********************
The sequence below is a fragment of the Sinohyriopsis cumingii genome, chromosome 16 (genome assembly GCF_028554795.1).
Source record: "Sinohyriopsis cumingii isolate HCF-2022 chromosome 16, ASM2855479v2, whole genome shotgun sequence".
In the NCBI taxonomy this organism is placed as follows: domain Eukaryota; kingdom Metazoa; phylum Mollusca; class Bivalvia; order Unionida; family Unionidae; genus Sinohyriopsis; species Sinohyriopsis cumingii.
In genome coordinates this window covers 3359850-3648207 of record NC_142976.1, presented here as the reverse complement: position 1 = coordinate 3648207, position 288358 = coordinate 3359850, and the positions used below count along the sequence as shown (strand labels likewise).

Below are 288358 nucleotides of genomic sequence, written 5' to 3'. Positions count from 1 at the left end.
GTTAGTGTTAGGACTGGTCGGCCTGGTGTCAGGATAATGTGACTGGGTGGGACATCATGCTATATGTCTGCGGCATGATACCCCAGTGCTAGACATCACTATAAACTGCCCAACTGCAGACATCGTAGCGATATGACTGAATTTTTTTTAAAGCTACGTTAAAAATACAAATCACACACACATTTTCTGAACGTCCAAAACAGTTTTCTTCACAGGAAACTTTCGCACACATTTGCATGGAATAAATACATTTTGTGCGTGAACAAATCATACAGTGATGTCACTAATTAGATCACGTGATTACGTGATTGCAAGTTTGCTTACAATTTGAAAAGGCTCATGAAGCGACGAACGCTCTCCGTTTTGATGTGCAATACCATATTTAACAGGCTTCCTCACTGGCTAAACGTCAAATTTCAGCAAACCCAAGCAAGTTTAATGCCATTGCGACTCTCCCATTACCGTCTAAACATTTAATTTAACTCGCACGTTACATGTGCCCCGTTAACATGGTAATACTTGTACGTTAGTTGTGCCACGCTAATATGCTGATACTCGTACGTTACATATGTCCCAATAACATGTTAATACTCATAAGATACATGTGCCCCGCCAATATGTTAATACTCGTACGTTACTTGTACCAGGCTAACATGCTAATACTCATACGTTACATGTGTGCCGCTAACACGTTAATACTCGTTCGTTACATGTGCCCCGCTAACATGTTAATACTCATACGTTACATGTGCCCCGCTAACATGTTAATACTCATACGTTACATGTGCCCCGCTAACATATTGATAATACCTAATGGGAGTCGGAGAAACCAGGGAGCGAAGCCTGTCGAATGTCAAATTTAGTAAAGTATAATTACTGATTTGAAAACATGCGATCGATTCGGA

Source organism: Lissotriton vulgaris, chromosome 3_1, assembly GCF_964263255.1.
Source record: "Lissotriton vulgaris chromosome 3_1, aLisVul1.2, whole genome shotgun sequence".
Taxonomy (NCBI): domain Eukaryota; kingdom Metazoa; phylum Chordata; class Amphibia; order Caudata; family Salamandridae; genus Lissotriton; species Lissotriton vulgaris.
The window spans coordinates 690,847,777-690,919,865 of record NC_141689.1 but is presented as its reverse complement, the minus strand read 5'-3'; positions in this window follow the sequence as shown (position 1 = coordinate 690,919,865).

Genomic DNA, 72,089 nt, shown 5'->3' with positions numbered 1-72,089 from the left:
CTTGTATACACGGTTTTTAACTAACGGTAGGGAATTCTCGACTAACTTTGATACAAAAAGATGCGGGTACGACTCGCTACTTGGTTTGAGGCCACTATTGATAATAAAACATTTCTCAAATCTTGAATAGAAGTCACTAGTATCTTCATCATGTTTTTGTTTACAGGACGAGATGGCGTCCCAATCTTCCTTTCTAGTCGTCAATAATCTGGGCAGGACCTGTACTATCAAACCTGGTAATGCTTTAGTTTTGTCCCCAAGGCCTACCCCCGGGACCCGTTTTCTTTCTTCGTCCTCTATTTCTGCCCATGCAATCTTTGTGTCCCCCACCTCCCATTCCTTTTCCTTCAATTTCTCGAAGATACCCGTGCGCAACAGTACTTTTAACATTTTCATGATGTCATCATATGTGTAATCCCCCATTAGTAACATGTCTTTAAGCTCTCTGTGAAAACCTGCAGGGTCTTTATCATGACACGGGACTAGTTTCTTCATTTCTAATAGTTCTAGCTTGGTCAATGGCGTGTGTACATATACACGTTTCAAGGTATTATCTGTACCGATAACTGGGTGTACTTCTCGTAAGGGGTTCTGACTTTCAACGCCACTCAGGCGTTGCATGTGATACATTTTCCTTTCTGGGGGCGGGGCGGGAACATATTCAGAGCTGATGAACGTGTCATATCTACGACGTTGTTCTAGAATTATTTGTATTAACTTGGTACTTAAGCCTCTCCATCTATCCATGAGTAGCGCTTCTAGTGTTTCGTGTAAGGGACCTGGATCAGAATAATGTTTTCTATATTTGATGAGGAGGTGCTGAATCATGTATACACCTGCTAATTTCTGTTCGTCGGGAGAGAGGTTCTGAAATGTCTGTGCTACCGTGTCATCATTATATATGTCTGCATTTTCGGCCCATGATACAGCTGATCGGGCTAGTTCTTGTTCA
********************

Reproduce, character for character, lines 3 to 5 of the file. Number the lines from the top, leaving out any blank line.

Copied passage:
In the NCBI taxonomy this organism is placed as follows: domain Eukaryota; kingdom Metazoa; phylum Mollusca; class Bivalvia; order Unionida; family Unionidae; genus Sinohyriopsis; species Sinohyriopsis cumingii.
In genome coordinates this window covers 3359850-3648207 of record NC_142976.1, presented here as the reverse complement: position 1 = coordinate 3648207, position 288358 = coordinate 3359850, and the positions used below count along the sequence as shown (strand labels likewise).

Below are 288358 nucleotides of genomic sequence, written 5' to 3'. Positions count from 1 at the left end.